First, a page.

Defendant also challenges the plaintiff's statements of additional facts in paragraphs 17-19 of her 12(N) response. Xytel contends that these statements, and Curde's affidavit supporting them, are directly contradicted by Plaintiff's prior deposition testimony, and thus cannot be used to argue that material issues of fact remain in dispute. In this circuit, "where deposition and affidavit are in conflict, the affidavit is to be disregarded unless it is demonstrable that the statement in the deposition was mistaken." Sirvidas v. Commonwealth Edison Co., 60 F.3d 375, 379 (7th Cir. 1995) (quoting Russell v. Acme-Evans Co., 51 F.3d 64, 67-68 (7th Cir. 1995)); see also Slowiak v. Land O'Lakes, Inc., 987 F.2d 1293, 1295 (7th Cir. 1993) ("Self-serving affidavits without factual support in the record will not defeat a motion for summary judgment."). Again, however, we find that Plaintiff's submissions do not fall within this rule.
In paragraph 17, Plaintiff asserts that when she would "go out to lunch with male co-workers Santos would repeatedly ask when they had gone and sarcastically reply that Plaintiff had gone out to have sex, not eat lunch." Defendant correctly points out that neither Plaintiff's affidavit nor her deposition testimony supports the contention that Santos verbally accused her of a mid-day tryst; rather, both sources indicate that Santos implied that Curde was having sexual relations with other men. Curde Affidavit P 5; Trans. at 150-52.
In response to the motion to strike, however, Plaintiff concedes this point and effectively amends her 12(N) statement to comport with her testimony. Thus, because Plaintiff has adequately clarified paragraph 17, we see no conflict between this statement and her prior testimony and therefore decline to strike the statement from our consideration.
Defendant next challenges paragraph 18, which states that Santos asked Curde several times why she did not move in with her co-worker Frank Calderone. Xytel argues that this statement is inconsistent with Curde's deposition testimony, in which she stated that Santos made this remark "one time." Trans. at 152. However, the deposition statement referred to by Xytel was just one sentence in a two-paragraph answer. Curde was never asked how many times Santos made such a statement, and only a few sentences later in the deposition she reaffirmed her claim that Santos constantly harassed her. Id. Reading the deposition testimony in context, we cannot conclude that Curde's affidavit contradicts her prior statement.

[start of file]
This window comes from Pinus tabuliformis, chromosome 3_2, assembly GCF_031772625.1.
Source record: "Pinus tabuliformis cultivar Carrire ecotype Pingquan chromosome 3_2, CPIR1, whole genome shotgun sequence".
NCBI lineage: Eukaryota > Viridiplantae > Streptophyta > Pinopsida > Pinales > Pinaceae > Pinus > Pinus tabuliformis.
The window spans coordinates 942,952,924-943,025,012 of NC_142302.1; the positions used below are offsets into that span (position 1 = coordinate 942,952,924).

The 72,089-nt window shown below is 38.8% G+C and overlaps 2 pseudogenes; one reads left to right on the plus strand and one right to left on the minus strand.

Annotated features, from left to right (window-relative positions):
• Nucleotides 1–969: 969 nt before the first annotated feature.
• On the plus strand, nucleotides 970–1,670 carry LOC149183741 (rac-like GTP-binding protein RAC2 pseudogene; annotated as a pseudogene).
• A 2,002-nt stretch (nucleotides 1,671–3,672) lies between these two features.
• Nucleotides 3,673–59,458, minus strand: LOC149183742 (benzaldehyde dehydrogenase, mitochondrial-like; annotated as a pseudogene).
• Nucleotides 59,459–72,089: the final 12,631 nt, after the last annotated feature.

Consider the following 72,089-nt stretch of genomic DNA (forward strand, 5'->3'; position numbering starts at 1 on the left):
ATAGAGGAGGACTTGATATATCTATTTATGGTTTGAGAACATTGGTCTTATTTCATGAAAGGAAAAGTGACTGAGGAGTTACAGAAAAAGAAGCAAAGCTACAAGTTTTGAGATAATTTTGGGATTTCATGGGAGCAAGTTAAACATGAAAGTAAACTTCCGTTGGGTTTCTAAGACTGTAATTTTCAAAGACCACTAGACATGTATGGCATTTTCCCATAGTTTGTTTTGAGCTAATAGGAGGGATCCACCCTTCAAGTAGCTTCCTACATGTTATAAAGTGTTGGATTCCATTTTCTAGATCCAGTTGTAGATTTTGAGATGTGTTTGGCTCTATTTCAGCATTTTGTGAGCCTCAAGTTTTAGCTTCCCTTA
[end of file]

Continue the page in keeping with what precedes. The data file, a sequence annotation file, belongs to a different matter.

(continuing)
Finally, Xytel challenges Curde's statement in paragraph 19 that Vinod Patel failed to take any action after she complained of Santos's harassment. Defendant argues that Curde directly contradicted this statement in her deposition, in which she claimed that Mr. Pate spoke with Santos about his physical harassment of Curde and made him stop. However, it is clear from Curde's response to the motion to strike that paragraph 19 refers only to alleged inaction by Mr. Patel after the December 1992 touching incidents were resolved. As there is no apparent contradiction between the plaintiff's affidavit and her deposition testimony on this matter, we deny Xytel's motion to strike.
III. Motion for Summary Judgment
Having resolved the challenges to Curde's submissions, we move on to Xytel's request for summary judgment. A motion for summary judgment will be granted if there is no genuine issue of material fact and the moving party is entitled to judgment as a matter of law. Fed. R. Civ. P. 56(c); Anderson v. Liberty Lobby, Inc., 477 U.S. 242, 247, 91 L. Ed. 2d 202, 106 S. Ct. 2505 (1986). The moving party bears the initial burden of identifying "those portions of 'the pleadings, depositions, answers to interrogatories, and admissions on file, together with the affidavits, if any' which it believes demonstrate the absence of a genuine issue of material fact." Celotex Corp. v. Catrett, 477 U.S. 317, 323, 91 L. Ed. 2d 265, 106 S. Ct. 2548 (1986) (quoting Fed. R. Civ. P. 56(c)). In addition to affirmatively presenting evidence on a material issue, the movant may also satisfy this burden by pointing out "an absence of evidence to support the nonmoving party's case." Celotex Corp., 477 U.S. at 325. Once the moving party has met this burden, the non-moving party cannot simply rest on the allegations in the pleadings; rather, the non-movant "must set forth specific facts showing that there is a genuine issue for trial." Fed. R. Civ. P. 56(e). In ruling on a motion for summary judgment we read the facts in a light most favorable to the non-moving party, Cuddington v. Northern Ind. Public Serv. Corp., 33 F.3d 813, 815 (7th Cir. 1994), and refrain from making credibility determinations, see Jackson v. Duckworth, 955 F.2d 21, 22 (7th Cir. 1992).